deb-weeks-family-01

Why paying attention to her toilet movements saved Deb Weeks’ life

When Deb Weeks was diagnosed with bowel cancer, she had been feeling the best she’d felt in her whole life.

She’d turned 40 just months earlier and was in a “good place” with her health, fitness and family. So when she noticed a hint of dull, “dusty pink” blood on her toilet paper one day — with no other symptoms — she didn’t think to act on it. Even when she eventually went to have it checked out, Deb was sure nothing was wrong, and her doctor was equally unconcerned.

“She said, ‘We’ll just do a stool test… you’re pretty fit and healthy and young so it’s probably nothing sinister, but we’ll just check it out anyway’,” the mum of two recalls.

This test detected a small amount of blood, so Deb was referred to a surgeon at her local hospital on the NSW south coast who put her on the waiting list for a colonoscopy. It was at this point she began to notice more blood.

“I started to worry, but I still didn’t feel sick. I still didn’t feel off. Like, my bowels were normal and I didn’t feel unwell in the slightest,” she recalls.

Deb ended up booking in at a private clinic in a nearby town to speed up the process. When she awoke from the colonoscopy, Deb was told her symptoms had most likely been caused by polyps, but that she would receive her test results the following week.

However, within days she was back in her GP’s office receiving some unthinkable news. “[My doctor] was very apologetic, very upset. She couldn’t even tell me… she’s just pushing this pathology result in front of me saying, ‘You read it’,” Deb, now 43, says.

Her own reaction was one of shock, and worry for the future of her daughters Kelsey, 20, and Stevie-Rae, 16.

“My first thought was how hard this is going to be for them. I felt like my life was over… To me it was a death sentence,” she recalls.

“You know when you watch a movie and they show when someone gets told they get cancer and everything around them goes hazy and muffled? That’s exactly what happened.”

Fortunately, after four surgeries and six gruelling months of chemotherapy, a scan revealed Deb was “all clear” and that her cancer hadn’t grown back. Three years on, she knows all too well the role her stool test, colonoscopy and regular blood tests played in her diagnosis and treatment.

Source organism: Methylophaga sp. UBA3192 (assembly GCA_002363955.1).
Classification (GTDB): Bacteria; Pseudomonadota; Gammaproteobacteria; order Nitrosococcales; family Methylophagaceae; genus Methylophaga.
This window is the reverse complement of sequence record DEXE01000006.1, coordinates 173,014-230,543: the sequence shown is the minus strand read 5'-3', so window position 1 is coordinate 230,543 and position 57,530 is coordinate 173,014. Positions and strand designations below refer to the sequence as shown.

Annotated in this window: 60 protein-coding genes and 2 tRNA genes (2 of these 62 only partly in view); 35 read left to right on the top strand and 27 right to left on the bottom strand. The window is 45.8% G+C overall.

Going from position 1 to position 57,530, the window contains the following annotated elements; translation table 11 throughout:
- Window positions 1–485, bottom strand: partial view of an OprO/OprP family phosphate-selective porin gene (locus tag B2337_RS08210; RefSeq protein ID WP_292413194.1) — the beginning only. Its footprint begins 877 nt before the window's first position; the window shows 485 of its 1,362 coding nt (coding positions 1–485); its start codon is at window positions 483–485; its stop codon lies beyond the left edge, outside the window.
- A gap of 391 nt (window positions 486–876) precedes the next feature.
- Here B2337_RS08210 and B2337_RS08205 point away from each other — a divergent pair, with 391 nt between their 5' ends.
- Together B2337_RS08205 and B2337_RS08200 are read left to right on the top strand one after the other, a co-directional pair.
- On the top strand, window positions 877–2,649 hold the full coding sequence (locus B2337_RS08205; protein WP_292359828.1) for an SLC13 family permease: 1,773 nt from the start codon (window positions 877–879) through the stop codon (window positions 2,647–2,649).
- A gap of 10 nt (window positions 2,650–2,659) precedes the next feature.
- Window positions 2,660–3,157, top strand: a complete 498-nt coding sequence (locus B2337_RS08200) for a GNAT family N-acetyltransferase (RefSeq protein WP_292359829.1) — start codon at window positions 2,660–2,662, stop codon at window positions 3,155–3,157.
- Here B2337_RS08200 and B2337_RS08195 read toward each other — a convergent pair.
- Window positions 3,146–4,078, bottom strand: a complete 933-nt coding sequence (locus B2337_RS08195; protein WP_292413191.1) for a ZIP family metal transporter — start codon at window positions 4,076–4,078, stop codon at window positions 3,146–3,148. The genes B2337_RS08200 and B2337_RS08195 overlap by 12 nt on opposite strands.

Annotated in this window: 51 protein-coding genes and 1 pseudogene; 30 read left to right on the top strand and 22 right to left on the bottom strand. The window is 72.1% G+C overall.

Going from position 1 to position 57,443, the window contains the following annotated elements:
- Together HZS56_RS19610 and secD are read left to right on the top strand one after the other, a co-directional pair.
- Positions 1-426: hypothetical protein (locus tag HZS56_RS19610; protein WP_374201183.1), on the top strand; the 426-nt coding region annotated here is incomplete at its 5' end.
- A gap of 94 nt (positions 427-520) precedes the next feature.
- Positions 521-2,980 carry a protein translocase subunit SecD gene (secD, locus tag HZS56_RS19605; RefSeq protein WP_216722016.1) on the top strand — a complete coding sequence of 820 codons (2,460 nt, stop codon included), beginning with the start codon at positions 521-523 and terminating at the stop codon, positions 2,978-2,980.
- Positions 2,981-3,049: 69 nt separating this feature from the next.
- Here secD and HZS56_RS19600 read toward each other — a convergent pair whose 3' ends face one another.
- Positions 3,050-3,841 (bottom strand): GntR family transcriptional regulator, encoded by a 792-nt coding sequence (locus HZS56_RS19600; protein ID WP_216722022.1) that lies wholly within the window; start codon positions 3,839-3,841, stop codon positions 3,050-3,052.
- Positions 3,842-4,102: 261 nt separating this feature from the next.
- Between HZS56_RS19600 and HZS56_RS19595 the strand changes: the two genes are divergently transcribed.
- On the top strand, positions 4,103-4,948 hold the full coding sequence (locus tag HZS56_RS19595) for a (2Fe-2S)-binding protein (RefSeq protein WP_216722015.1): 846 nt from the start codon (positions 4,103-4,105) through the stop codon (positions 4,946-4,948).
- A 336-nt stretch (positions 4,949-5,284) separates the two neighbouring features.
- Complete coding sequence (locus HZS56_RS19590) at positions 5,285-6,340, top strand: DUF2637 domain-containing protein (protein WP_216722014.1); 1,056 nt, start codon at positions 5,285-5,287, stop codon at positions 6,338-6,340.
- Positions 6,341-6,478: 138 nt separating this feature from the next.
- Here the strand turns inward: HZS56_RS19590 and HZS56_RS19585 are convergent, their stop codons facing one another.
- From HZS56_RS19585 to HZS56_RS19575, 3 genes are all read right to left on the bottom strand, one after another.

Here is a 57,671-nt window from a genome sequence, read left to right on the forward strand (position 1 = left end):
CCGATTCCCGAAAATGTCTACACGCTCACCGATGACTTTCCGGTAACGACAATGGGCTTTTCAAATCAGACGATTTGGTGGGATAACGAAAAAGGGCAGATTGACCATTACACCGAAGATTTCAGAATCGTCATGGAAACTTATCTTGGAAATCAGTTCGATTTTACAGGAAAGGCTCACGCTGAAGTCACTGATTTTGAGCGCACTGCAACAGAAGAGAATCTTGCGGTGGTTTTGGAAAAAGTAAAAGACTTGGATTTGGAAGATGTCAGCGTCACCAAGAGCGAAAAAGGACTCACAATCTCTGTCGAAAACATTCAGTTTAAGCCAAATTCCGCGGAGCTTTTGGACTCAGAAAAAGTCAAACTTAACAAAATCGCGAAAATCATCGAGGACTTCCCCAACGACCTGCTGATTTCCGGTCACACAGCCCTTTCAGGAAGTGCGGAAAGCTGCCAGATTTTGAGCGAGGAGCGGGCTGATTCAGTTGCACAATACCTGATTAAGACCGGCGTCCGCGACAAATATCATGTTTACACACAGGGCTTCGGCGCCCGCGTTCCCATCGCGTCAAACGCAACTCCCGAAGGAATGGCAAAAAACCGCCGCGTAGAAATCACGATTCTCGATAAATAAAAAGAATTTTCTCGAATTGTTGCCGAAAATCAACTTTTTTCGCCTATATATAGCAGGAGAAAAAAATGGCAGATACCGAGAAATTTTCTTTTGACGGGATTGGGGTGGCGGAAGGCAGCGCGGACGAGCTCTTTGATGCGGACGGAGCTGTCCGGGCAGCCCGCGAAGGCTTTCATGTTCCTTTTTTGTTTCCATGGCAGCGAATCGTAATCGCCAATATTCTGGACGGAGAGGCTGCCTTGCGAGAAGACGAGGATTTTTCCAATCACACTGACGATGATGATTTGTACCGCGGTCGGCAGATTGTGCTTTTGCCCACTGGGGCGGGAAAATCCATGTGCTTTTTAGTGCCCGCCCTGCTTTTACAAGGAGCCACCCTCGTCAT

Deb knows exactly how easy it is to be deterred from having screening tests in the first place. Some of them, like a faecal occult blood test, can be off-putting.

Pathology Awareness Australia (PAA) is currently on a mission to raise understanding of the importance of pathology; as its Chair John Crothers points out, 100 per cent of cancer diagnoses and 70 per cent of all clinical diagnoses are based on pathology services.

“The critical role of healthcare is early intervention, early diagnosis or even prevention overall. Pathology is central to that,” he explains.

Three years on from her cancer diagnosis, Deb is doing her own bit to increase awareness of the role of pathology in early diagnosis. She now works with the Jodi Lee Foundation, a leading bowel cancer awareness charity, using her experience to raise funds and spread an important message about screening.

“For me, it’s about teaching people in my own little community that you have to look after your bowel. I said this at a trivia night last year — ‘If I didn’t look at my toilet paper when I went to the toilet, I may not be here today’,” she says.

“People go, ‘Oh, I can’t look at that, that’s disgusting,’ and I get that it is, but it saved my life.”


This is an edited version of an article from The Glow 17th February 2016 – read the original source here: http://www.theglow.com.au/health/pathology-bulk-billing-incentive/